Tomato Growing Tips for Pamlico County

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Most home vegetable gardeners enjoy a ripe red tomato. However, there are a number of individuals in Pamlico County who have trouble growing this simple crop. To maximize your chances for success, here is a list of tips that can help you grow healthy, delicious, red ripe tomatoes.

  1. Sunlight –Tomatoes need at least 6-hours of direct sunlight, with 8-10 hours being ideal. Plants in pots that have been placed in the sun will get warmer than those in the ground. You might need to move them around to find ideal light and temperature conditions.
  2. Good Soil – Whether you grow tomatoes in a pot or in the ground, fertile, well-drained soil is required. If you grow tomatoes in a pot, use a quality potting soil mix. Never mix soil from the yard into a pot or reuse potting soil that remains in the pot from last year. If you are growing tomatoes in the ground, start with a soil test. Soil testing is available through the N.C. Department of Agriculture & Consumer Services Soil Testing Division with testing materials available at the Extension office. Once your soil is tested, amend with lime or fertilizer recommended by the soil test. If your garden soil is too wet, consider a raised bed for better drainage. Amendments such as compost can be beneficial to areas with sandy or clay soils.
  3. Water – All plants need water and a good water supply will help insure your tomatoes are productive. Consistent moisture in your garden can also help reduce the occurrence of blossom-end rot, a common condition that creates a callus-like blemish on the blossom-end of tomatoes. Too little water or too much will greatly influence blossom-end rot. Mulching around plants can also help conserve moisture. Soaker hoses, drip irrigation, and hand watering are good methods to limit water contact with leaves and stems to reduce disease occurrence. If you are growing in pots or containers, the warmer air temperatures become, and the larger plants grow, the more often you will need to water (several times per day).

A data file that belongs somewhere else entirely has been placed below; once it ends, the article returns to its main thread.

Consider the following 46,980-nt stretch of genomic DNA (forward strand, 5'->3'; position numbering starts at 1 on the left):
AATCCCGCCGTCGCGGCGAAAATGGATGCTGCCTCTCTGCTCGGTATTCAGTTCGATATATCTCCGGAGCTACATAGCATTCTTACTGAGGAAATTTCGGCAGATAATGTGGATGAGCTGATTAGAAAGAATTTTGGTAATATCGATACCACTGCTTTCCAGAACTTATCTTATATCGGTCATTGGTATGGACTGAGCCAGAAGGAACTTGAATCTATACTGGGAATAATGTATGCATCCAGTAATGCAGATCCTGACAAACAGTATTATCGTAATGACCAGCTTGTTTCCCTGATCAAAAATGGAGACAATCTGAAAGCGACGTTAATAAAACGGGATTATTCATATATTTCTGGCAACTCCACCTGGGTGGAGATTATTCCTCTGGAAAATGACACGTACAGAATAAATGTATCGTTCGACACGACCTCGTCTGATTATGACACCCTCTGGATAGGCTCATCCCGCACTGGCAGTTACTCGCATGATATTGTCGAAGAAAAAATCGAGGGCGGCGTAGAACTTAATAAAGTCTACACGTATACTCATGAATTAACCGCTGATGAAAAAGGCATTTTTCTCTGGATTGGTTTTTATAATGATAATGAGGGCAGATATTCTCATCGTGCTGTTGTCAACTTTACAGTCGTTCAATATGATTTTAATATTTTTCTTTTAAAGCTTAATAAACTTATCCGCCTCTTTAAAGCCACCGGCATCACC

4. Start with Quality, Disease Resistant Plants –There are numerous varieties available today with natural resistance to certain diseases and conditions. I recommend to plant at least one variety with resistance to Tomato Spotted Wilt Virus (TSWV). This is the most common disease issue we have with tomatoes every year. Resistance is the only practical solution. Choose transplants that are stocky, green in color, with healthy white roots and free from obvious pests. Transplants with flowers should be avoided.
  5. Control Pest – Pamlico County has ideal growing conditions for both tomatoes and pests. If you recognize an issue with your plants try to identify the cause (insect, fungal disease, bacterial disease, etc.). With proper identification of the pest, the best control options can be obtained. If you are unsure about the pest in question, ask a knowledgeable gardener for help, a Master Gardener℠ volunteer in your area, or contact the N.C. Cooperative Extension of Pamlico County office for assistance. Hornworms (tobacco and tomato) will eventually show up on your plants. Just understand, where you see one, you’ve missed two more.
  6. Fertilize – Tomatoes need additional nitrogen during the growing season. Sidedress (applying additional nitrogen fertilizer to the soil around your plants) plants when they begin to set fruit and about 4-6 weeks thereafter in the growing season. One-half pound of nitrogen per 1000 square feet should be sufficient. Apply one pound of nitrogen per 1000 square feet at planting and work this into the soil (on a 3 foot row that’s about 333 linear feet). Transplants will also benefit from a starter fertilizer application of water-soluble fertilizer at planting time. Follow the directions on the product label for the recommended rate.
  7. Stake or Cage – Tomatoes should be supported soon after transplanting by either a stake or a cage to keep fruit and foliage off the ground. Those who stake tomatoes may practice pruning (elimination of suckers) to limit growth, but remember to stop pruning once you have one sucker immediately below the first flower cluster. Tomatoes grown in cages are typically not pruned. Either method is acceptable, but plants grown in cages typically produce more fruit with smaller size. Staked plants that have been pruned produce larger tomatoes with less quantity. Indeterminate tomatoes like “Beef Steak” may benefit from a cage, as they continue to grow and set fruit until cold weather stops growth. Determinate varieties like “Celebrity,” will stop upward growth after flowering. Once they set a crop their growing season is over. Harvest all these tomatoes and plant another crop if time permits.
  8. Have Fun & Be Cost Effective – What is the point of growing a tomato if you don’t enjoy the activity, you dislike tomatoes, or it creates a financial burden for yourself. You will be far more successful in your gardening activities if this is something you actually want to do. There are many other vegetables that are both delicious and enjoyable to grow. Watermelons are always a southern favorite and Pamlico County is an ideal location.

For more information on vegetable gardening in Pamlico County, NC, contact the N.C. Cooperative Extension of Pamlico County office at 252-744-4121. Additional resources are available at the NC State Extension Gardening website.